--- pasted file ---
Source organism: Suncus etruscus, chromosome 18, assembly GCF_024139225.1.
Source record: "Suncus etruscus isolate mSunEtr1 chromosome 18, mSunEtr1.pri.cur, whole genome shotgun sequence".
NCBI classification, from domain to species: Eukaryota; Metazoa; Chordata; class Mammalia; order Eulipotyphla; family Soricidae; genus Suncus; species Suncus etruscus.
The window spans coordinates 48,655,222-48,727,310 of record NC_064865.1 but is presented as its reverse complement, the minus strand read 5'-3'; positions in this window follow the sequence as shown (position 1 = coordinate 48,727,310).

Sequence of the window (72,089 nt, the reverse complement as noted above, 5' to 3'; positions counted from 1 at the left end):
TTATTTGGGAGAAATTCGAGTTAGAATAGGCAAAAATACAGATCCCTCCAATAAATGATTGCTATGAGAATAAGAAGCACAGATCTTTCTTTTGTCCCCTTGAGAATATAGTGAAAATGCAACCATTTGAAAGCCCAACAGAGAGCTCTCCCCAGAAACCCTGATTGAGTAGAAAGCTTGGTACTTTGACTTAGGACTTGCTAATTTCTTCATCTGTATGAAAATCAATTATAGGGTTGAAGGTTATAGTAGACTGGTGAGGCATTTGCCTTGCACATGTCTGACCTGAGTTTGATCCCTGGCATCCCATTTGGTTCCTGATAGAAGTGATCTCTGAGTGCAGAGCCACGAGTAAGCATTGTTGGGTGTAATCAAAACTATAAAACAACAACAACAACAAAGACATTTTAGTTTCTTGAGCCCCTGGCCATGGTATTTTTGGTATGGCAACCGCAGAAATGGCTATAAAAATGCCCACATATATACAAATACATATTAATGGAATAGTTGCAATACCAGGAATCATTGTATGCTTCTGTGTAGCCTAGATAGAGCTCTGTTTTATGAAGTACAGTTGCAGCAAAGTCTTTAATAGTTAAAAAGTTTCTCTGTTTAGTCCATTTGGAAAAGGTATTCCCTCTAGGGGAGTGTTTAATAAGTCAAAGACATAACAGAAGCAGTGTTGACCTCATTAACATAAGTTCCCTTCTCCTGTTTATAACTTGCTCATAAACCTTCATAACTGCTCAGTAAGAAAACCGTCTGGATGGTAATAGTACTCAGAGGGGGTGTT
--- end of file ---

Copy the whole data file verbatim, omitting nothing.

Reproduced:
Source organism: Suncus etruscus, chromosome 18, assembly GCF_024139225.1.
Source record: "Suncus etruscus isolate mSunEtr1 chromosome 18, mSunEtr1.pri.cur, whole genome shotgun sequence".
NCBI classification, from domain to species: Eukaryota; Metazoa; Chordata; class Mammalia; order Eulipotyphla; family Soricidae; genus Suncus; species Suncus etruscus.
The window spans coordinates 48,655,222-48,727,310 of record NC_064865.1 but is presented as its reverse complement, the minus strand read 5'-3'; positions in this window follow the sequence as shown (position 1 = coordinate 48,727,310).

Sequence of the window (72,089 nt, the reverse complement as noted above, 5' to 3'; positions counted from 1 at the left end):
TTATTTGGGAGAAATTCGAGTTAGAATAGGCAAAAATACAGATCCCTCCAATAAATGATTGCTATGAGAATAAGAAGCACAGATCTTTCTTTTGTCCCCTTGAGAATATAGTGAAAATGCAACCATTTGAAAGCCCAACAGAGAGCTCTCCCCAGAAACCCTGATTGAGTAGAAAGCTTGGTACTTTGACTTAGGACTTGCTAATTTCTTCATCTGTATGAAAATCAATTATAGGGTTGAAGGTTATAGTAGACTGGTGAGGCATTTGCCTTGCACATGTCTGACCTGAGTTTGATCCCTGGCATCCCATTTGGTTCCTGATAGAAGTGATCTCTGAGTGCAGAGCCACGAGTAAGCATTGTTGGGTGTAATCAAAACTATAAAACAACAACAACAACAAAGACATTTTAGTTTCTTGAGCCCCTGGCCATGGTATTTTTGGTATGGCAACCGCAGAAATGGCTATAAAAATGCCCACATATATACAAATACATATTAATGGAATAGTTGCAATACCAGGAATCATTGTATGCTTCTGTGTAGCCTAGATAGAGCTCTGTTTTATGAAGTACAGTTGCAGCAAAGTCTTTAATAGTTAAAAAGTTTCTCTGTTTAGTCCATTTGGAAAAGGTATTCCCTCTAGGGGAGTGTTTAATAAGTCAAAGACATAACAGAAGCAGTGTTGACCTCATTAACATAAGTTCCCTTCTCCTGTTTATAACTTGCTCATAAACCTTCATAACTGCTCAGTAAGAAAACCGTCTGGATGGTAATAGTACTCAGAGGGGGTGTT